Scammy Android apps? You don’t say. A relatively established bit of malware known as “Joker” — insert your favourite Heath Ledger meme here — has permeated yet another handful of Android apps. And the fun thing about this one is that this Joker likes to sign you up for subscriptions you don’t want.
As security firm Check Point describes:
“Joker, one of the most prominent types of malware for Android, keeps finding its way into Google’s official application market as a result of small changes to its code, which enables it to get past the Play store’s security and vetting barriers. This time, however, the malicious actor behind Joker adopted an old technique from the conventional PC threat landscape and used it in the mobile app world to avoid detection by Google.
To realise the ability of subscribing app users to premium services without their knowledge or consent, the Joker utilised two main components – the Notification Listener service that is part of the original application, and a dynamic dex file loaded from the C&C server to perform the registration of the user to the services.
In an attempt to minimise Joker’s fingerprint, the actor behind it hid the dynamically loaded dex file from sight while still ensuring it is able to load – a technique which is well-known to developers of malware for Windows PCs. This new variant now hides the malicious dex file inside the application as Base64 encoded strings, ready to be decoded and loaded.”
I think this is important to know about, as Google took time earlier this year to highlight its efforts at blocking apps that incorporate Joker — or Bread, as it’s also known — from appearing in the Google Play Store. As representatives noted:
- “Google Play Protect detected and removed 1.7k unique Bread apps from the Play Store before ever being downloaded by users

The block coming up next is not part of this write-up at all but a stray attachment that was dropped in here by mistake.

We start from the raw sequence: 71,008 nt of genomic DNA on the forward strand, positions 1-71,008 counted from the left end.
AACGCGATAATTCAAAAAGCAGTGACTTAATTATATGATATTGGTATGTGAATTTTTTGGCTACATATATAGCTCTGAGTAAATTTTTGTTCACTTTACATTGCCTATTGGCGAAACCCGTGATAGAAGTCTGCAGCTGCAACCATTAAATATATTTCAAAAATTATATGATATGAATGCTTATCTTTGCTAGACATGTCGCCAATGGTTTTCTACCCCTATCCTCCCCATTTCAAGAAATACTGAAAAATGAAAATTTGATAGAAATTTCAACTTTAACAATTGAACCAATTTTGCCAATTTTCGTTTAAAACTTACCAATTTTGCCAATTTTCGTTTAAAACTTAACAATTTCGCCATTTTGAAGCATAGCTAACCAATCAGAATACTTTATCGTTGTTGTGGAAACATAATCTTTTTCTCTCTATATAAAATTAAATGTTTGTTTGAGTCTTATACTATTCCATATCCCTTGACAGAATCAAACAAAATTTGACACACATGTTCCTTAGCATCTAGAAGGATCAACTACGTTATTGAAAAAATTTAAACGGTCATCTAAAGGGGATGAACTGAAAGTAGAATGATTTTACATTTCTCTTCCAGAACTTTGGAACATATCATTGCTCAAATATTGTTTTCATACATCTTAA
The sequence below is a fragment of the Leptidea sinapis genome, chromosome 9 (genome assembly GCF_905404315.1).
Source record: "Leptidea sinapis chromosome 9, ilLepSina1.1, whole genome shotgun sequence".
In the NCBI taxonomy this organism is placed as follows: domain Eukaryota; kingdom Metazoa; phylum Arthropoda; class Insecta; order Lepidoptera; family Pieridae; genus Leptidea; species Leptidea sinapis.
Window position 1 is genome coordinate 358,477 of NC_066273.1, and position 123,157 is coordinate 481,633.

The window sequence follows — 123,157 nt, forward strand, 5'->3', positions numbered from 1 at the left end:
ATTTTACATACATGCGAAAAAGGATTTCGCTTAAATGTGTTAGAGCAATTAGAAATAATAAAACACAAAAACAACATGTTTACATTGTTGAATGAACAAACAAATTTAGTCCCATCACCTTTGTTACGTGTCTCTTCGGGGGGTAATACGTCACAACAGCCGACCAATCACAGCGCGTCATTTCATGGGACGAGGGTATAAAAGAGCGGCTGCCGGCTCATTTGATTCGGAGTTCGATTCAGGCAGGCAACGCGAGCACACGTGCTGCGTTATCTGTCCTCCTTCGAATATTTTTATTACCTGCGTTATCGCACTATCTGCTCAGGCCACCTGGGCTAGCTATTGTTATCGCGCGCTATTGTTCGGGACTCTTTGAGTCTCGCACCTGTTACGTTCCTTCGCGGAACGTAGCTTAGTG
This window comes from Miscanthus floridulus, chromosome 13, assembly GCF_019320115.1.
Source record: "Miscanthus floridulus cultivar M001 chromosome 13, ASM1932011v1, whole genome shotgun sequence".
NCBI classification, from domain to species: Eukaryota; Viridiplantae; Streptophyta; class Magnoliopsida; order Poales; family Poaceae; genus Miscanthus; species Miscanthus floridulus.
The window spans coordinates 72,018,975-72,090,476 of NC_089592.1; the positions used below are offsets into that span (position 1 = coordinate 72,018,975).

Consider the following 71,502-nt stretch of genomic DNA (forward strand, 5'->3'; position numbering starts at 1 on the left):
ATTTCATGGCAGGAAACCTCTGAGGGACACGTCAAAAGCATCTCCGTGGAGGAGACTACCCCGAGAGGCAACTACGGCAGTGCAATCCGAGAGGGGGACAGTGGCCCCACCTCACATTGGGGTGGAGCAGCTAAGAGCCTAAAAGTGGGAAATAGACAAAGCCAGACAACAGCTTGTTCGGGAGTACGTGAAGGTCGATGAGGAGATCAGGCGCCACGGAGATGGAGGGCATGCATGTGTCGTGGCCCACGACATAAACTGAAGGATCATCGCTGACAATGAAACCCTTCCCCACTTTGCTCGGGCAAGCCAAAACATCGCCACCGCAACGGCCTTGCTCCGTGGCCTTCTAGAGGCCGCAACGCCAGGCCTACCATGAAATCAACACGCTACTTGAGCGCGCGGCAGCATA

- Bread apps originally performed SMS fraud, but have largely abandoned this for WAP billing following the introduction of new Play policies restricting use of the SEND_SMS permission and increased coverage by Google Play Protect”
Joker, like Vanilla Ice, is back with a brand new edition, and it’s definitely not what anyone needs to deal with right now. There’s no real way to prevent this malware from infecting your Android, save for the most important defence you have against apps like these: common sense. The kind of apps that try to sucker you into installing this crap on your smartphone generally look pretty crappy themselves:
In case it’s not obvious, using the screenshot above, let’s walk through some basic warning signs that can help you avoid a malware apps, based on how they appear in the app store:
- It has no real purpose: There is no need to download a flower-themed wallpaper app for your Android. Just download your own favourite images of flowers and make them your wallpapers.
- It fits a pattern: The app developer’s other apps all sound like scammy copies of one another, too.
- The reviews are bad: For example, the app above has a low, 2.5-star rating across not-so-many reviews. (I can only imagine what they said; there’s no way to check now, as Google has removed the app from the Play Store.)
- The screenshots are generic: Honestly, I’d expect bland screenshots for an app like this, so that’s not a red flag in itself, but something to keep in mind
- The description is off: Read that description. It doesn’t make much sense, does it? Also, your Android phone doesn’t even have a 4K display.
Simple, right? Perhaps for you, but less tech-savvy individuals could easily get duped into installing apps like these. As Ars Technica notes, the 11 Joker-infected apps highlighted by Check Point were downloaded approximately 500,000 times in total. That’s not a huge amount compared to the millions of downloads that other malware-laden apps can receive, but it’s still not great.
Speaking of, if any of the apps on this list sound like something you currently have on your Android, you might want to uninstall them and check the payment methods you associate with your Android smartphone for any unexpected purchases: